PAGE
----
30 Second Spots Paris, 1983

BVU PAL + U-matic PAL + U-matic NTSC (compilation), son, couleur

Joan Logue 30 Second Spots New York, 1980-82; 30 Second Spots Paris, 1983 Through an intimate and sensitive use of video, Joan Logue has developed the art of making video portraits. After training in painting and photography at the Mount St. Mary College of Los Angeles, she became interested in video in the late 1960s during the commercialisation of the first portable video camera, the Portapak, by Sony. In 1979, she experimented with a new format of very short video portraits entitled 30 Seconds Spot. It was a series of concise video portraits defined by the artist as commercials for artists and their work. With an economy of means, each artist engages in an action, often close-up and facing the camera. Through this very short format, she brings forth a sense of intimacy with the artist, a brief shared moment with a visage that is usually overlooked. This project was executed in the cities of New York, Paris and San Francisco. In 30 Seconds Spot New York, Logue offers a dynamic presentation of about 20 artists from art, literature and dance. Amongst them is composer John Cage whose humour is highlighted – he opens a notepad and reads, “Dad says, 'Remember, your mother's always right'.” He next removes his spectacles and smiles, “Even when she's wrong.” Of great visual impact is artist Tony Ramos spinning on himself: a close-up of his face divided into two parts, one white and the other black. The rotation increases in speed, creating the optical effect of a face blending two colours together. The image is technically accelerated to accentuate the effect. In his portrait, Nam June Paik is seated before a piano. He prepares his hands like a pianist and closes his eyes in concentration. He hesitates to place his fingers on the keyboard, thinks and then has a change of heart. Eventually, he plunges his head on the keys and plays it as would a pianist with fingers. As for Laurie Anderson, she uses her body to make sounds. In close-up, she uses her fist to knock on her temple and skull to create a rhythm whose sound is accentuated by Logue. Gradually, she turns to face the camera while continuing these rhythmic movements. At the end, she clatters her teeth three times to produce a curt sound that is heightened by the effect of echo. The study in sound is likewise present in the portrait of musician Yoshi Wada. The frame is a close-up of his foot acting on a pump. He creates a rhythmic breathing that accompanies a piece of electronic music inspired by Buddhist throat-singing. Focusing on movement, Logue proposes a portrait of dancer Lucinda Childs who appears on the screen against a black background. Her movements which are repeated and accelerated stroboscopically blur her figure. Using tracking, her silhouette is imprinted on the screen. The dancer appears again, clearer and executes a series of pirouettes with an effect of echo on the image. In 30 Seconds Spot Paris, Logue offers another portrait of a dancer-choreographer, Ushio Amagatsu. Through a play on the lighting, she aestheticises the artist's body. Thus while experimenting with new video techniques, these video portraits are also a concise means of crystallising an artistic and intellectual panorama of a city's cultural life in the 1980s.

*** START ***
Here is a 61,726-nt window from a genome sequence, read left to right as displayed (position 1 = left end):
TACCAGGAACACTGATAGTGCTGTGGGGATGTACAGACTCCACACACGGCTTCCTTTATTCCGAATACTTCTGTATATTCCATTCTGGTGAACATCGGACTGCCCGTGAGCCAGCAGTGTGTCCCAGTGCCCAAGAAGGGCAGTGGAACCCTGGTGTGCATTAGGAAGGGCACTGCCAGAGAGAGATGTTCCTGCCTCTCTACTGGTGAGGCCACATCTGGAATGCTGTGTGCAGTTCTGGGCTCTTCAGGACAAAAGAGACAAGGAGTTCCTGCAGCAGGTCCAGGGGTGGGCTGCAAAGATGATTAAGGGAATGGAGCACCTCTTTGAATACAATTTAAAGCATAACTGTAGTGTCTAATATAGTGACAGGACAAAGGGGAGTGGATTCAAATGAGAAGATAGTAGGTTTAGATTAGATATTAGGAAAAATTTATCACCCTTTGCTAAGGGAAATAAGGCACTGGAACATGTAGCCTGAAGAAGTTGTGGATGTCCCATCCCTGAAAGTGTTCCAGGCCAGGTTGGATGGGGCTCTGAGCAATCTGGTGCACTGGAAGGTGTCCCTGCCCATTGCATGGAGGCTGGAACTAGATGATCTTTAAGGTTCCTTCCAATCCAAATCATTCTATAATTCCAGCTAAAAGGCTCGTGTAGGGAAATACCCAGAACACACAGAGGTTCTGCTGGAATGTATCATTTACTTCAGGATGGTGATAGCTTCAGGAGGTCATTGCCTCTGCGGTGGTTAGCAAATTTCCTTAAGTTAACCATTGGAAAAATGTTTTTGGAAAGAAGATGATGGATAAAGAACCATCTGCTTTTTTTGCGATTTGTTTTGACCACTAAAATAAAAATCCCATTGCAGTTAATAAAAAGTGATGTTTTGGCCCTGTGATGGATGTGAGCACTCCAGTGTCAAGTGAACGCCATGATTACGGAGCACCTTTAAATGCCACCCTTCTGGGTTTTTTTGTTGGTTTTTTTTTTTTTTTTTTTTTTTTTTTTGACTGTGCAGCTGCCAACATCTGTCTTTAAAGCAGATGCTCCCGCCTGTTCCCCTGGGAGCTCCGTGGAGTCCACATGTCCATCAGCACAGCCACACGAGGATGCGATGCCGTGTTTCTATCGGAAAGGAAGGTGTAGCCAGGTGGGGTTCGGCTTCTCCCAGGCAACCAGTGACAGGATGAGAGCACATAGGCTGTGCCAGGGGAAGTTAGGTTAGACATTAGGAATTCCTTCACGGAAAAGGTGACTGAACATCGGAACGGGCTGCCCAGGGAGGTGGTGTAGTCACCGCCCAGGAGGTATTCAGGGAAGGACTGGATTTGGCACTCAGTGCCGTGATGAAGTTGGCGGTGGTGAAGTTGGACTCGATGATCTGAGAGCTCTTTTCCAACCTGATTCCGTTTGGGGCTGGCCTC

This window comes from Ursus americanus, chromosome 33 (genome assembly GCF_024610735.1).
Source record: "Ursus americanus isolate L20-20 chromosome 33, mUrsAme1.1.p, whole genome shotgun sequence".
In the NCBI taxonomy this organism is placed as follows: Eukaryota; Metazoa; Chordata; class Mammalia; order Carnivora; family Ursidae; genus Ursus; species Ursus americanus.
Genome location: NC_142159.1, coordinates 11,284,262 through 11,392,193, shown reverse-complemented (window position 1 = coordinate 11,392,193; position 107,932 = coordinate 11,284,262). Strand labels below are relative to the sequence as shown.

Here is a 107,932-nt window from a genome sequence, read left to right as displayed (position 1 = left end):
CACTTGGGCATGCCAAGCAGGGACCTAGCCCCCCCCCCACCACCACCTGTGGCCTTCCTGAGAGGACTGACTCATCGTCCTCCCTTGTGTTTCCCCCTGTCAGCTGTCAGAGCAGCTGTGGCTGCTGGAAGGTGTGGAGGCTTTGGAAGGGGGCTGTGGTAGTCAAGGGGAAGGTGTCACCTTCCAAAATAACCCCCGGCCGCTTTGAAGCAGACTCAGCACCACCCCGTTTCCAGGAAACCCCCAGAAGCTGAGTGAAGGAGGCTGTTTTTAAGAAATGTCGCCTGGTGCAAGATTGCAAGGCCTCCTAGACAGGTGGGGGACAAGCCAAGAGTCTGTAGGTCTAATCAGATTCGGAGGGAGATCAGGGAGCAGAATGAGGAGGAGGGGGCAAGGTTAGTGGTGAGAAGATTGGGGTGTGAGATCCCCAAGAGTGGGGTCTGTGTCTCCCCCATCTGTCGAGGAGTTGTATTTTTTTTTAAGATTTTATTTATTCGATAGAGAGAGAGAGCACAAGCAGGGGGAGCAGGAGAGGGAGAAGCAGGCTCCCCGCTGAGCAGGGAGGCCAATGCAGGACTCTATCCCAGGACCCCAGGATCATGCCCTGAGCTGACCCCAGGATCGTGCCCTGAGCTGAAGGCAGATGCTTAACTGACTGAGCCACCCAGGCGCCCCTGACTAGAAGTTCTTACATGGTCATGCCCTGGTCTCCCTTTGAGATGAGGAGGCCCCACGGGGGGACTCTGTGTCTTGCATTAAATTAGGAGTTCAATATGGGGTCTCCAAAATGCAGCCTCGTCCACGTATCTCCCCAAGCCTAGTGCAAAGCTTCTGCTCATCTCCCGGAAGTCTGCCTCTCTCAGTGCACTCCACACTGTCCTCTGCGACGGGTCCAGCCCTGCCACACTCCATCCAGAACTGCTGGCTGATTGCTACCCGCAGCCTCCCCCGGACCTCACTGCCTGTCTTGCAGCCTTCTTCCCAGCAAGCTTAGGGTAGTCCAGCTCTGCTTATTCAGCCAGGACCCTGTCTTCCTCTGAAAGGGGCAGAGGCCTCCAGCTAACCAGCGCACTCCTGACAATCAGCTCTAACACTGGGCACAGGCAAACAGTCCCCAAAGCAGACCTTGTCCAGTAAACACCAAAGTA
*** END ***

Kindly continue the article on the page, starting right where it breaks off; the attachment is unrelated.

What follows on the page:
Priscilia Marques Translated by Yin Ker